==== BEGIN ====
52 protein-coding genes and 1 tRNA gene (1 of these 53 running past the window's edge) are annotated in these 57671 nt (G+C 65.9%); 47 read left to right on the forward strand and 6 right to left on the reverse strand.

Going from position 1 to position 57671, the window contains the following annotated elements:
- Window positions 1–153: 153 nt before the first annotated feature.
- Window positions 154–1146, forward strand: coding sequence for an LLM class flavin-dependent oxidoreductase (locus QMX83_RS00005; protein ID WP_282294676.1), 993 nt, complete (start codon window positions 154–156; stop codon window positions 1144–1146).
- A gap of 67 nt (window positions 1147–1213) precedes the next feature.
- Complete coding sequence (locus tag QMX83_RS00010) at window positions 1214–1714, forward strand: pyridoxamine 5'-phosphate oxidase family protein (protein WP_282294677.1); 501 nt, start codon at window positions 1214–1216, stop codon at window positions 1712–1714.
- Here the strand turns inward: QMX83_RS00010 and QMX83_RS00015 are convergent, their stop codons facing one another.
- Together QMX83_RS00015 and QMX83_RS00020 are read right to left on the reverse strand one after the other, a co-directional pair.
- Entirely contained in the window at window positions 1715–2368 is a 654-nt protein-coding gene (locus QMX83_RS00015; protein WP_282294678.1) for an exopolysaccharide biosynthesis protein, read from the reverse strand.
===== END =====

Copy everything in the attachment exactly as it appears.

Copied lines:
52 protein-coding genes and 1 tRNA gene (1 of these 53 running past the window's edge) are annotated in these 57671 nt (G+C 65.9%); 47 read left to right on the forward strand and 6 right to left on the reverse strand.

Going from position 1 to position 57671, the window contains the following annotated elements:
- Window positions 1–153: 153 nt before the first annotated feature.
- Window positions 154–1146, forward strand: coding sequence for an LLM class flavin-dependent oxidoreductase (locus QMX83_RS00005; protein ID WP_282294676.1), 993 nt, complete (start codon window positions 154–156; stop codon window positions 1144–1146).
- A gap of 67 nt (window positions 1147–1213) precedes the next feature.
- Complete coding sequence (locus tag QMX83_RS00010) at window positions 1214–1714, forward strand: pyridoxamine 5'-phosphate oxidase family protein (protein WP_282294677.1); 501 nt, start codon at window positions 1214–1216, stop codon at window positions 1712–1714.
- Here the strand turns inward: QMX83_RS00010 and QMX83_RS00015 are convergent, their stop codons facing one another.
- Together QMX83_RS00015 and QMX83_RS00020 are read right to left on the reverse strand one after the other, a co-directional pair.
- Entirely contained in the window at window positions 1715–2368 is a 654-nt protein-coding gene (locus QMX83_RS00015; protein WP_282294678.1) for an exopolysaccharide biosynthesis protein, read from the reverse strand.